Will the climate change cap & trade bill help or harm the US economy?

The U.S. Senate is voting this week on legislation which could drastically change the way companies do business.

For additional background information:

  • Senate votes to begin global warming debate
  • Lieberman/Warner Energy Bill
  • Climate Change Bill Debate

We asked our panel:

Will the climate change cap & trade bill help or harm the US economy?



The Kudlow Caucus Breakdown

Stefan AbramsManaging Partner, Bryden-Abrams Investment Management
It’s a regressive energy tax on those who can least afford it, but stop worrying about it. This concept, which has already failed in Europe, will never fly in the USA.

Joe Battipaglia
Market Strategist, Stifel Nicolaus
Cap and Trade will seriously harm the U.S. economy by enabling the Federal Government to, in effect, regulate the U.S. economy, allocate capital and layer on another massive tax drain to support even more inefficient income redistribution. It is a direct assault on free market capitalism!

Jared Bernstein
Senior Economist, Economic Policy Institute
It’s not perfect, but it’s a real stab at the huge challenge posed by global warming. Anti-tax ideologues and climate-change deniers will squawk, but when the market fails to adequately price the devastating externalities caused by carbon emission, legislation like this is critically important.

Jerry BowyerChief Economist, Benchmark Financial Network
A monstrously large tax increase in pro-market camouflage; it will kick energy consumers when they’re already down. Veto bait!

Vince FarrellScotsman Capital Management
Harm, and I mean big HARM. It looks to me (as proposed right now) to be one of the biggest redistribution of wealth plans in our history. To sell the initial permits is nothing more than a tax and the cost will be passed on to the consumer and economic growth will be a lot lower than otherwise. McCain's plan to give the initial round of permits away, as opposed to auctioning them, makes somewhat more sense, but the sale of the balance will have a negative effect. I don't know what they could be thinking of.

Jim LaCampPortfolio Manager, Portfolio Focus, RBC Wealth Management
Co-Host, Opening Bell Radio Show, Biz Radio Network
Being that the "greenies" have already told us not to use nuclear power, and we can't drill off the coasts or in Alaska, or Colorado, placing restrictions on our only plentiful domestic energy source will drive up utility costs dramatically for those already suffering from high energy costs. If I was a humpback whale, I would be nervous, because Congress is trying to restrict every other source of energy we have, and we may have to revert to using whale oil.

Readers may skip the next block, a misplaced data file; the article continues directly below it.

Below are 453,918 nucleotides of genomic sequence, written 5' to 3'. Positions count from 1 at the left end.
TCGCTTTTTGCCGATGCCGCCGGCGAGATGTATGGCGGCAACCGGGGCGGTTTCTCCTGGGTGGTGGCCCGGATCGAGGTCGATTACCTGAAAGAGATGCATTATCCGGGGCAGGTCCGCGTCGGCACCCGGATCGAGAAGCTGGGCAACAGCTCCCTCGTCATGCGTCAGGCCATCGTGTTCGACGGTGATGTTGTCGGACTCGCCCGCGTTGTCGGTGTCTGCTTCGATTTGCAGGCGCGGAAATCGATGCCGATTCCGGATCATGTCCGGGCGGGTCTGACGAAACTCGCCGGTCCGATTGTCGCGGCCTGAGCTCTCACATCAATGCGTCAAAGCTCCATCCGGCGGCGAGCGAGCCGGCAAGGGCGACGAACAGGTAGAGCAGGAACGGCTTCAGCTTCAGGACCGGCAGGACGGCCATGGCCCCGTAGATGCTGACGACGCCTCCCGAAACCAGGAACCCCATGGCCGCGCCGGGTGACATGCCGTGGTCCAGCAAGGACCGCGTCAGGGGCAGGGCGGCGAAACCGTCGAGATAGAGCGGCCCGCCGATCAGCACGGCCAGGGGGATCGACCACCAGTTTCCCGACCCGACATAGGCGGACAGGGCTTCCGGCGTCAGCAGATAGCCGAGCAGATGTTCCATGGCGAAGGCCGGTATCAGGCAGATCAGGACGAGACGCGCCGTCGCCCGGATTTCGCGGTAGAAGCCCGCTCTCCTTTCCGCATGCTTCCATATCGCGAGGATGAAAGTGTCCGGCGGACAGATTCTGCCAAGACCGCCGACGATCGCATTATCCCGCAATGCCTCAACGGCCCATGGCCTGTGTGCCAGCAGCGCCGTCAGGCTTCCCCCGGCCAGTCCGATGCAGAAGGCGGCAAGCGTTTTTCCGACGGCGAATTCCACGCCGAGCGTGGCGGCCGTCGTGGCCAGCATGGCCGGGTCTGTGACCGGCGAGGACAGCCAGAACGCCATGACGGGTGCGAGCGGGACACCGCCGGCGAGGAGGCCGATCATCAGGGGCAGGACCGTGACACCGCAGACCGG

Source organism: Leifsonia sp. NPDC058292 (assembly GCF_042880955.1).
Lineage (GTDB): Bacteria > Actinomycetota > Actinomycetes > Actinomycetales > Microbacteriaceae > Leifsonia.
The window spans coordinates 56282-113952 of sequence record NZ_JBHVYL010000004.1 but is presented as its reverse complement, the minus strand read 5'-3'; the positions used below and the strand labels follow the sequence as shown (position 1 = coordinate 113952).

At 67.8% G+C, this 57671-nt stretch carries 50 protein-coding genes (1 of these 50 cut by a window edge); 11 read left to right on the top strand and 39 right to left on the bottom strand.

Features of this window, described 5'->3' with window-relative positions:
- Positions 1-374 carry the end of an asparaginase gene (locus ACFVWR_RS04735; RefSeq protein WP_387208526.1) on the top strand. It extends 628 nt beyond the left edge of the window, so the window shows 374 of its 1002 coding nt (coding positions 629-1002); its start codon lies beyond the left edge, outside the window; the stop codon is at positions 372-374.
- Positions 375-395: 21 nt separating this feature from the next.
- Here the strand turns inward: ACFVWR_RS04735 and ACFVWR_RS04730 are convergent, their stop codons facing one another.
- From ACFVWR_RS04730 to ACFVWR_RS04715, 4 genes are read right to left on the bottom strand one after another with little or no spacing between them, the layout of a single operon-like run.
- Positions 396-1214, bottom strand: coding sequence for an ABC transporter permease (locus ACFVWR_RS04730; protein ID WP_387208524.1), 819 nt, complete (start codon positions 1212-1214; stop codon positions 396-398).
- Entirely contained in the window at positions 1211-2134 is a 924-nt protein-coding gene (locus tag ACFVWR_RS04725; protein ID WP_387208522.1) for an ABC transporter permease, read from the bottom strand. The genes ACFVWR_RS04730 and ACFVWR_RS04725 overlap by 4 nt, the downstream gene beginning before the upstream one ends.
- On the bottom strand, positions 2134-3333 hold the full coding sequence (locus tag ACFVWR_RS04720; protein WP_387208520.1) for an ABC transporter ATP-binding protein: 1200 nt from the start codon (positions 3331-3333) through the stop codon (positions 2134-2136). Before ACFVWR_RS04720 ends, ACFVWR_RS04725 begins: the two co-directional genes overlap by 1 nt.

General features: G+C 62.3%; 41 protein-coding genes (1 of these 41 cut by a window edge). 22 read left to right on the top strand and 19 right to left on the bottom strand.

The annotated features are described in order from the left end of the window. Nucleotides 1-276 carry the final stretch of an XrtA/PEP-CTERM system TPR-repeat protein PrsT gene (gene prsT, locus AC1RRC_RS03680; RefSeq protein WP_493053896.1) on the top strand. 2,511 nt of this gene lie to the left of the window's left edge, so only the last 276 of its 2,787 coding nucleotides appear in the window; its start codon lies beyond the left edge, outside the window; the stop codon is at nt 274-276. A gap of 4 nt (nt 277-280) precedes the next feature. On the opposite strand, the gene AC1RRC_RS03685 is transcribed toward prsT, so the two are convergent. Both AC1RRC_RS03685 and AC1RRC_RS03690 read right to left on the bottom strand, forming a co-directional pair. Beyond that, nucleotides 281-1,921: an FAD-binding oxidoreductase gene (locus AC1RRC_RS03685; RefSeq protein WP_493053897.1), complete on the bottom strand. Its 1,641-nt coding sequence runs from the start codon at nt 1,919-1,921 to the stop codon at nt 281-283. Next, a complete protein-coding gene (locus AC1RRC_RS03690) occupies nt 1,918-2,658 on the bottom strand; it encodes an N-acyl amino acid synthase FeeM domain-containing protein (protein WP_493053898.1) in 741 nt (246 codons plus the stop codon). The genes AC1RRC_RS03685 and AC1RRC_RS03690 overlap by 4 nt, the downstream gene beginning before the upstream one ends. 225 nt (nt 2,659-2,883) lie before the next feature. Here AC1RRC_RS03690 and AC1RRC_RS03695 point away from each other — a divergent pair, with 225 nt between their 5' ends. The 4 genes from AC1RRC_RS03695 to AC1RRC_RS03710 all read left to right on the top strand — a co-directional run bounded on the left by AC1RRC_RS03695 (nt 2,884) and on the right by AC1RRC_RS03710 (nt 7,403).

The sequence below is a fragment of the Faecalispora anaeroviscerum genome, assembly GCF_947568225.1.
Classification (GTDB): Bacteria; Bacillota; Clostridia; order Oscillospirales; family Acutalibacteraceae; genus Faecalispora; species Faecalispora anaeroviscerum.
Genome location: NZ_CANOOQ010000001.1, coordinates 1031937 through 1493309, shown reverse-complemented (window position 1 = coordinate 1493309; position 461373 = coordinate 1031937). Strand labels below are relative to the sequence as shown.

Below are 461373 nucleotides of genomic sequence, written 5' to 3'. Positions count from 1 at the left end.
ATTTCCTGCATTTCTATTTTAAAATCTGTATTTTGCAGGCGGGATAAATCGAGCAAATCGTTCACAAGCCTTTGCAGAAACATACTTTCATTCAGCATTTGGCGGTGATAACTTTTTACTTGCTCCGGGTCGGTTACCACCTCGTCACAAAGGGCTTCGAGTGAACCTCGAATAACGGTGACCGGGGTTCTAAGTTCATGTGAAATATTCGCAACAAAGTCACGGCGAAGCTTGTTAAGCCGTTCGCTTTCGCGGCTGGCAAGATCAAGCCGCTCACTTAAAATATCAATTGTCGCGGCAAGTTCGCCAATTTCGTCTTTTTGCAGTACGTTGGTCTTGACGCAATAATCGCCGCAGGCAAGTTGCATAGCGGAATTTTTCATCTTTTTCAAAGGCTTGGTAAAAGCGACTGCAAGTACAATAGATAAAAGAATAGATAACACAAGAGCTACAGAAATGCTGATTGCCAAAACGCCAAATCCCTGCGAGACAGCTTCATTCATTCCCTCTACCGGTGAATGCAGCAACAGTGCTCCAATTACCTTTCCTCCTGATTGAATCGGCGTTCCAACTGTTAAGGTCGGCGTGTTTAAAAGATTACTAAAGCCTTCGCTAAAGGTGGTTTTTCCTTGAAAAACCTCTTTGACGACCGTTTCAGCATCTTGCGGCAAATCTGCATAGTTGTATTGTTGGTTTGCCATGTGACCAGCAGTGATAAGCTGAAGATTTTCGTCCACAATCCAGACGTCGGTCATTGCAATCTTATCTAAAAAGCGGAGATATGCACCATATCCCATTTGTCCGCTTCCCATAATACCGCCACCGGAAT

Art LafferFmr. Reagan Economic Advisor
Chief Investment Officer, Laffer Investments
A cap-and-trade policy represents a large increase in taxation and regulation that will increase the variability of the price of energy and decrease economic growth. A pro-active environmental policy should include an appropriate carbon tax fully offset by a static dollar-for-dollar across-the-board reduction in marginal income tax rates.

Donald L. Luskin Chief Investment Officer, Trend Macrolytics LLC
The cap is simply a tax, and the trading element just gives a phony free-market gloss to it.

What is taxed here is energy, and the ability to use energy is one of the two fundamental drivers of all growth. It is axiomatic that if you tax something, you get less of it. Tax energy, get less energy. Get less energy, get less growth. Period.

It's so simple even a politician should be able to grasp it. But maybe that's over-estimating politicians' endowments of the other fundamental driver of growth -- intelligence.

Steve MooreSr. Economics Writer, The Wall Street Journal Editorial Board
Cap and trade is the largest government intrusion in the economy in a generation. The tax bite and the new regulatory aparatus would reduce output, productivity and employment slightly at first and then more over time as the new taxes and the tighter caps on emissions kick in. This could knock a half a percent of growth off GDP per year.

James Pethokoukis
Sr. Writer, U.S. News & World Report (Money & Business)
If everything goes perfectly -- if we greatly expand nuclear power, if we crack the technological puzzle of carbon capture and sequestration, a.k.a "clean coal" -- we'll end up with somewhat less economic growth over the coming decades than we would have otherwise thanks to the way cap-and-trade limits carbon emissions and taxes energy use. If things go less than perfectly, we could end up with a situation more like a 21st century Great Depression -- call it the "Green" Depression.

Robert Reich
Former Labor Secretary
Professor of Public Policy, UC Berkeley
It's the most efficient way of coping with global warming, and doing nothing about the problem will cost far more.

Gary Shilling
A. Gary Shilling & Co. President
It interferes with completely free markets. It distorts markets. It can be argued in terms of social good that that is a more desirable result than any alternative but we do have, I think it’s fair to say, increasing stakeholder pressure on companies for more environmentally friendly operating procedures. My preference would be for market solutions.